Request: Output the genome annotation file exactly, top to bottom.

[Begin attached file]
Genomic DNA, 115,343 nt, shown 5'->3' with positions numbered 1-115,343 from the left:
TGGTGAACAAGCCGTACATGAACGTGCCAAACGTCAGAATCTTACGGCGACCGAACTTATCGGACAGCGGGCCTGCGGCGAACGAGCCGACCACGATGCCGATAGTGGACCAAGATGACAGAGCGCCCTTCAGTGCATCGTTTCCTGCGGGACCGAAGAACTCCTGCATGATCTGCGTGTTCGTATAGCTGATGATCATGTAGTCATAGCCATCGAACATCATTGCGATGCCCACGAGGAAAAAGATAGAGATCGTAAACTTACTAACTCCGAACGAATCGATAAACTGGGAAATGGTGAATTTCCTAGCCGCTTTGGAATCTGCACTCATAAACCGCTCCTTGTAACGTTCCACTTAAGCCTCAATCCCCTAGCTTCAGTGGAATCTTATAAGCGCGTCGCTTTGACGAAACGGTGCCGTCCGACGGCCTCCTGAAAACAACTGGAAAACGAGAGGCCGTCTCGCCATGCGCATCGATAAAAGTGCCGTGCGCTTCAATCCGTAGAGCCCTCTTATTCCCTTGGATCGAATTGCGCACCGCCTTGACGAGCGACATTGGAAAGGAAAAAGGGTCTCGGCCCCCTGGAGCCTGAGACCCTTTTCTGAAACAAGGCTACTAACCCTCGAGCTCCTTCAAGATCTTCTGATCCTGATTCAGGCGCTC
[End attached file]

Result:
Genomic DNA, 115,343 nt, shown 5'->3' with positions numbered 1-115,343 from the left:
TGGTGAACAAGCCGTACATGAACGTGCCAAACGTCAGAATCTTACGGCGACCGAACTTATCGGACAGCGGGCCTGCGGCGAACGAGCCGACCACGATGCCGATAGTGGACCAAGATGACAGAGCGCCCTTCAGTGCATCGTTTCCTGCGGGACCGAAGAACTCCTGCATGATCTGCGTGTTCGTATAGCTGATGATCATGTAGTCATAGCCATCGAACATCATTGCGATGCCCACGAGGAAAAAGATAGAGATCGTAAACTTACTAACTCCGAACGAATCGATAAACTGGGAAATGGTGAATTTCCTAGCCGCTTTGGAATCTGCACTCATAAACCGCTCCTTGTAACGTTCCACTTAAGCCTCAATCCCCTAGCTTCAGTGGAATCTTATAAGCGCGTCGCTTTGACGAAACGGTGCCGTCCGACGGCCTCCTGAAAACAACTGGAAAACGAGAGGCCGTCTCGCCATGCGCATCGATAAAAGTGCCGTGCGCTTCAATCCGTAGAGCCCTCTTATTCCCTTGGATCGAATTGCGCACCGCCTTGACGAGCGACATTGGAAAGGAAAAAGGGTCTCGGCCCCCTGGAGCCTGAGACCCTTTTCTGAAACAAGGCTACTAACCCTCGAGCTCCTTCAAGATCTTCTGATCCTGATTCAGGCGCTC